All told, this was a busy day of listening and cogitation -- but more important, it was a terrifically happy day, thanks to the generous efforts of the composers and players involved. (Cellist Claire Bryant, whose agile Dee Dee Ramone impersonation was noted during last night's VisionIntoArt performance, earned extra credit for flexibility of technique and exacting dedication to the cause with her performances in most of the Columbia Composers pieces tonight.) For years now, the media has been filled with articles about the rapidly impending "Death of Classical Music." Given this weekend's evidence, I am more energized than ever to suggest -- maybe even proclaim -- that precisely the opposite is the case. Contemporary classical music may not currently occupy the position of centrality it once claimed within the day-to-day experience of intellectually active, artistically attuned people -- and yes, that is something to regret, if not necessarily a cause for alarm or even surprise. But these composers and musicians proved that worthy music is still being written and played right now. If, as Kris Kristofferson suggested, "Freedom's just another word for nothin' left to lose," then these performances fairly shouted that nothin' left to lose is as potent a call for stylistic freedom as any.
Gaetano Donizetti - Don Pasquale - Beverly Sills, Alfredo Kraus, Alan Titus, Donald Gramm, London Symphony Orchestra / Sarah Caldwell (EMI Classics)
Pascal Dusapin - Watt*; Galim**; Celo*** - Alain Trudel*, Juliette Hurel**, Sonia Wieder-Atherton***, Orchestre National de Montpellier / Pascal Rophé (Naïve)
Every now and then, I encounter a performance so dense with sensory information and so utterly unlike anything I'd previously experienced that, as a writer, I'm left struggling to conceive of a way in which I might describe what I've seen and heard in a way that does justice to its scope and impact. It doesn't happen all that often, but when it does, I wonder how to do my job in the event -- and maybe even just what that job is, if I'm feeling so challenged to distill my impressions into something legible and useful.
That was my experience this evening at the Chelsea Art Museum, where the multidisciplinary performance-art organization VisionIntoArt presented the second of two current performances of a work-in-progress, Sounds. Inspired by Wassily Kandinsky's 1912 book of the same name, which juxtaposed 38 poems with 56 woodcuts in an exploration of crossdisciplinary aesthetic connections, the roughly 90-minute presentation wedded the work of three composers -- Nico Muhly, Paola Prestini and Milica Paranosic -- to contributions by actors, a performing poet, a choreographer, a filmmaker, an animator-photographer and a historian. A lighting designer and a sound designer should also be included in that list, so extensive and necessary was their participation this evening.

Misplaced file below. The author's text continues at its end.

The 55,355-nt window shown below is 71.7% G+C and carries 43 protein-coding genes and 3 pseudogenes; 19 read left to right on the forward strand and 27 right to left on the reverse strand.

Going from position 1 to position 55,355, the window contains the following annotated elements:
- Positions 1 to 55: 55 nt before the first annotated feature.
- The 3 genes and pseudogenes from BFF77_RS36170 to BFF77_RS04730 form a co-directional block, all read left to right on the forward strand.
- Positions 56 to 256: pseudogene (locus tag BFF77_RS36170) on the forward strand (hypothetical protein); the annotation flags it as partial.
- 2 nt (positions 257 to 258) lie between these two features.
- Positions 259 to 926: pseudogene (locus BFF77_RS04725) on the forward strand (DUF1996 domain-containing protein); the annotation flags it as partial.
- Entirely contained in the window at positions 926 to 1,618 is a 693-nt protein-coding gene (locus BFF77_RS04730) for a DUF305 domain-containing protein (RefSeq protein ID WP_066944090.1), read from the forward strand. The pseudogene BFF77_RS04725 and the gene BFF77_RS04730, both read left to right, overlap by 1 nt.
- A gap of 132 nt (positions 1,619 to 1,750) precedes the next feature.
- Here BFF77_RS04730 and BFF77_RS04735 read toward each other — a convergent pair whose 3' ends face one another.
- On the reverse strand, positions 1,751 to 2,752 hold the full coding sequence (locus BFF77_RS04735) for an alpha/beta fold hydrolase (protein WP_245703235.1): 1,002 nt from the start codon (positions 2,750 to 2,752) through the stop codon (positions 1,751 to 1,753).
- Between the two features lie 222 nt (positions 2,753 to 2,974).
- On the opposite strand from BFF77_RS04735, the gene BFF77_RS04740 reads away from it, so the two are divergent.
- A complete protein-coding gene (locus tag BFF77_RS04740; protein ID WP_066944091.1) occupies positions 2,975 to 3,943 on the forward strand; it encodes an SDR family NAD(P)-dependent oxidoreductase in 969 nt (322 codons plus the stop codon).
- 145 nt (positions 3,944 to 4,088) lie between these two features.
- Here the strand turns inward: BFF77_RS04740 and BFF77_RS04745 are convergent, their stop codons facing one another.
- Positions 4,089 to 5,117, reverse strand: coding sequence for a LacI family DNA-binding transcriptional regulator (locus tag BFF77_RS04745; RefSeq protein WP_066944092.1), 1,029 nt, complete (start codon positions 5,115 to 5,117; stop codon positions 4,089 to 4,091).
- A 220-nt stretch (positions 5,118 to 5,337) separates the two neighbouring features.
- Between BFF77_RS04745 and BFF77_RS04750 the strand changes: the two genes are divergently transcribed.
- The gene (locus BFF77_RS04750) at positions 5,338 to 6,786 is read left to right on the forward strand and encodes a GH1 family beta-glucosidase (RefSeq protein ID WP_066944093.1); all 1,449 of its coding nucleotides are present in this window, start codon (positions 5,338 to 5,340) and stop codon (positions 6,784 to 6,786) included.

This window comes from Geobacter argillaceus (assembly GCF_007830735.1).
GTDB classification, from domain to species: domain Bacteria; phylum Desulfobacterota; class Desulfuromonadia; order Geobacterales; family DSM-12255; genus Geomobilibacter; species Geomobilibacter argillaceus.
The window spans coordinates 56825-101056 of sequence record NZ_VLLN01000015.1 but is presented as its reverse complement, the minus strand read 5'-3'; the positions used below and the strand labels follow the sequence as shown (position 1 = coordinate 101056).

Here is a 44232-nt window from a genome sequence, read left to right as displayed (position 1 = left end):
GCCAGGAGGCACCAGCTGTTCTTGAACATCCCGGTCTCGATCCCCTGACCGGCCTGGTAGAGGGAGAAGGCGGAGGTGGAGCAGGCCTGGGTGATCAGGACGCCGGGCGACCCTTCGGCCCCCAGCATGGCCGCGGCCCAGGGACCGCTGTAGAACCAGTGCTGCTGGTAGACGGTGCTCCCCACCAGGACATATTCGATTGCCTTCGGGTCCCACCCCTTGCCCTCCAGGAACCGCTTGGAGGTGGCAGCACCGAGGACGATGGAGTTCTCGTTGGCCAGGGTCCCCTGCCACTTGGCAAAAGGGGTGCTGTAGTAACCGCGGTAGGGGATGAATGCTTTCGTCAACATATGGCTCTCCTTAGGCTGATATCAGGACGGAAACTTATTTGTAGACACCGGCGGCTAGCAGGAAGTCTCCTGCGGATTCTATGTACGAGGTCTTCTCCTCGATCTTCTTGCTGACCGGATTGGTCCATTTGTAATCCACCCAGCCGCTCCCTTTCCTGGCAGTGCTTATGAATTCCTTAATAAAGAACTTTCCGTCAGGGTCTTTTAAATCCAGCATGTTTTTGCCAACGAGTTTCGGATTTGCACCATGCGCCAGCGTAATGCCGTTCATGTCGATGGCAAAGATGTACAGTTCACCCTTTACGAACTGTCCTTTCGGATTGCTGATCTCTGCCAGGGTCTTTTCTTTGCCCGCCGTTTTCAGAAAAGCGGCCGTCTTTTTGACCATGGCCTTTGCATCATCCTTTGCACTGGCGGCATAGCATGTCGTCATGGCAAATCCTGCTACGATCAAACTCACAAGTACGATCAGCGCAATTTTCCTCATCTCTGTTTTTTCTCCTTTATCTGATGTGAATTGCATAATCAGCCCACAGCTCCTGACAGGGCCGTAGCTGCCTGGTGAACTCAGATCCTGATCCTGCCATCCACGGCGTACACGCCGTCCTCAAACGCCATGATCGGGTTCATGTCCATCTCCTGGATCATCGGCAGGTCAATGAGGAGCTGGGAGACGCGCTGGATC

Muhly's Winter Sounds, which opened the evening, proved a handy appetizer, a readily digestible morsel before the two heavier courses that followed. A short piece for two violins, viola, clarinet and percussion, all amplified, the gently lyrical work was suffused with a sort of plainspoken luminescence that I'd admired in the handful of his works I'd previously heard. Surrounded by relative decorum, Nadia Sirota's viola sang and throbbed with the same sort of passion she'd previously brought to a performance I heard last year of Muhly's Keep in Touch, a weirdly wonderful score that also features the prerecorded voice of sanctified alt-pop androgyne Antony. That piece is included on Muhly's forthcoming debut CD, Speaks Volumes (on the Icelandic label Bedroom Community), which ought to be on everyone's shopping list. Placid photographic images projected concurrently were less than ideally visible from where I was sitting.
Prestini's Hymn of Love in Scarlet and Blue and Paranosic's Root -- both long, substantial pieces run together without pause -- were far more difficult to parse, though this had nothing at all to do with the music either composer presented. Speaking in gross generalities, Prestini's music shared some common ground with Muhly's: a penchant for long, limpid tones and shimmering percussion; a straightforward melodicism sometimes augmented with electronic resonance (one early section might have been performed in a cistern); a happy adaptation of minimalism's more sensual effects, served in smaller doses. Paranosic's piece leaned toward more electronic textures and sharper rhythmic contours. And if Steve Reich, Philip Glass and even Brian Eno are canonical for Muhly and Prestini, Paranosic seems just as happy to induct the Residents and the Ramones into her pantheon; ritualistic drumming and Balkan dance also found their way into her music.